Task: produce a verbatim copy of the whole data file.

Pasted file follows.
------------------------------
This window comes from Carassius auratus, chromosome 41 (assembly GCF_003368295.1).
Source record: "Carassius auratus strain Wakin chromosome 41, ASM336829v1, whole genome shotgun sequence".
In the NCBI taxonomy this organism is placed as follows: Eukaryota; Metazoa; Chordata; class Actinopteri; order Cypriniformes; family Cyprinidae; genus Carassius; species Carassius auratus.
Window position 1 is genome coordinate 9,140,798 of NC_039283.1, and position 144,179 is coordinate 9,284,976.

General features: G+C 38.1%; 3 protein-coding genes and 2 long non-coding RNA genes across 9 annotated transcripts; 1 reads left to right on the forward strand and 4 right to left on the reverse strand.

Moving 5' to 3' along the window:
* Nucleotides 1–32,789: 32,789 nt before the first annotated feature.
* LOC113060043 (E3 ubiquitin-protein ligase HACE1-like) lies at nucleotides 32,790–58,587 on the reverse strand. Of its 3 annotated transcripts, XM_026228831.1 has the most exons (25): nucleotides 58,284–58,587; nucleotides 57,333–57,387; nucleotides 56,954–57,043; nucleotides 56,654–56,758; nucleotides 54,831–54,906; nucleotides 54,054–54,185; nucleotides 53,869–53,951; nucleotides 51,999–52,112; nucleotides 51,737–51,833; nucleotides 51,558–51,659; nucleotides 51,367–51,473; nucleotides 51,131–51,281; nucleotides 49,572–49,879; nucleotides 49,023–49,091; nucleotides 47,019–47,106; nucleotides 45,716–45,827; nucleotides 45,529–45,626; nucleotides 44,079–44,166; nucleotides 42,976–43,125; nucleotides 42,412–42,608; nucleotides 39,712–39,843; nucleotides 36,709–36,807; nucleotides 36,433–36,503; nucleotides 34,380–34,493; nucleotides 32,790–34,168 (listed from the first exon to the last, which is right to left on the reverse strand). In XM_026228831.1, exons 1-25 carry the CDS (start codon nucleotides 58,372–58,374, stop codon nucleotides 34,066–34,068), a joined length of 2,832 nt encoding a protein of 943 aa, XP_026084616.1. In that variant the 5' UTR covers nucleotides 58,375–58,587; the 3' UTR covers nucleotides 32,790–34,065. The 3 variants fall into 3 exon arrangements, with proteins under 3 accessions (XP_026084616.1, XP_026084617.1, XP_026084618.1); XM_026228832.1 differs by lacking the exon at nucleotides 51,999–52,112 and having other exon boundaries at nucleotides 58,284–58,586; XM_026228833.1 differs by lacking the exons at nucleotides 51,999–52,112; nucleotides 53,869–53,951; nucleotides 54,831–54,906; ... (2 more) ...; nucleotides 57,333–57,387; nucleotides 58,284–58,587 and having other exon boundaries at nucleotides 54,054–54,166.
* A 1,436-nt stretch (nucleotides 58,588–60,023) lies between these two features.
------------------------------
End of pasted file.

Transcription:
This window comes from Carassius auratus, chromosome 41 (assembly GCF_003368295.1).
Source record: "Carassius auratus strain Wakin chromosome 41, ASM336829v1, whole genome shotgun sequence".
In the NCBI taxonomy this organism is placed as follows: Eukaryota; Metazoa; Chordata; class Actinopteri; order Cypriniformes; family Cyprinidae; genus Carassius; species Carassius auratus.
Window position 1 is genome coordinate 9,140,798 of NC_039283.1, and position 144,179 is coordinate 9,284,976.

General features: G+C 38.1%; 3 protein-coding genes and 2 long non-coding RNA genes across 9 annotated transcripts; 1 reads left to right on the forward strand and 4 right to left on the reverse strand.

Moving 5' to 3' along the window:
* Nucleotides 1–32,789: 32,789 nt before the first annotated feature.
* LOC113060043 (E3 ubiquitin-protein ligase HACE1-like) lies at nucleotides 32,790–58,587 on the reverse strand. Of its 3 annotated transcripts, XM_026228831.1 has the most exons (25): nucleotides 58,284–58,587; nucleotides 57,333–57,387; nucleotides 56,954–57,043; nucleotides 56,654–56,758; nucleotides 54,831–54,906; nucleotides 54,054–54,185; nucleotides 53,869–53,951; nucleotides 51,999–52,112; nucleotides 51,737–51,833; nucleotides 51,558–51,659; nucleotides 51,367–51,473; nucleotides 51,131–51,281; nucleotides 49,572–49,879; nucleotides 49,023–49,091; nucleotides 47,019–47,106; nucleotides 45,716–45,827; nucleotides 45,529–45,626; nucleotides 44,079–44,166; nucleotides 42,976–43,125; nucleotides 42,412–42,608; nucleotides 39,712–39,843; nucleotides 36,709–36,807; nucleotides 36,433–36,503; nucleotides 34,380–34,493; nucleotides 32,790–34,168 (listed from the first exon to the last, which is right to left on the reverse strand). In XM_026228831.1, exons 1-25 carry the CDS (start codon nucleotides 58,372–58,374, stop codon nucleotides 34,066–34,068), a joined length of 2,832 nt encoding a protein of 943 aa, XP_026084616.1. In that variant the 5' UTR covers nucleotides 58,375–58,587; the 3' UTR covers nucleotides 32,790–34,065. The 3 variants fall into 3 exon arrangements, with proteins under 3 accessions (XP_026084616.1, XP_026084617.1, XP_026084618.1); XM_026228832.1 differs by lacking the exon at nucleotides 51,999–52,112 and having other exon boundaries at nucleotides 58,284–58,586; XM_026228833.1 differs by lacking the exons at nucleotides 51,999–52,112; nucleotides 53,869–53,951; nucleotides 54,831–54,906; ... (2 more) ...; nucleotides 57,333–57,387; nucleotides 58,284–58,587 and having other exon boundaries at nucleotides 54,054–54,166.
* A 1,436-nt stretch (nucleotides 58,588–60,023) lies between these two features.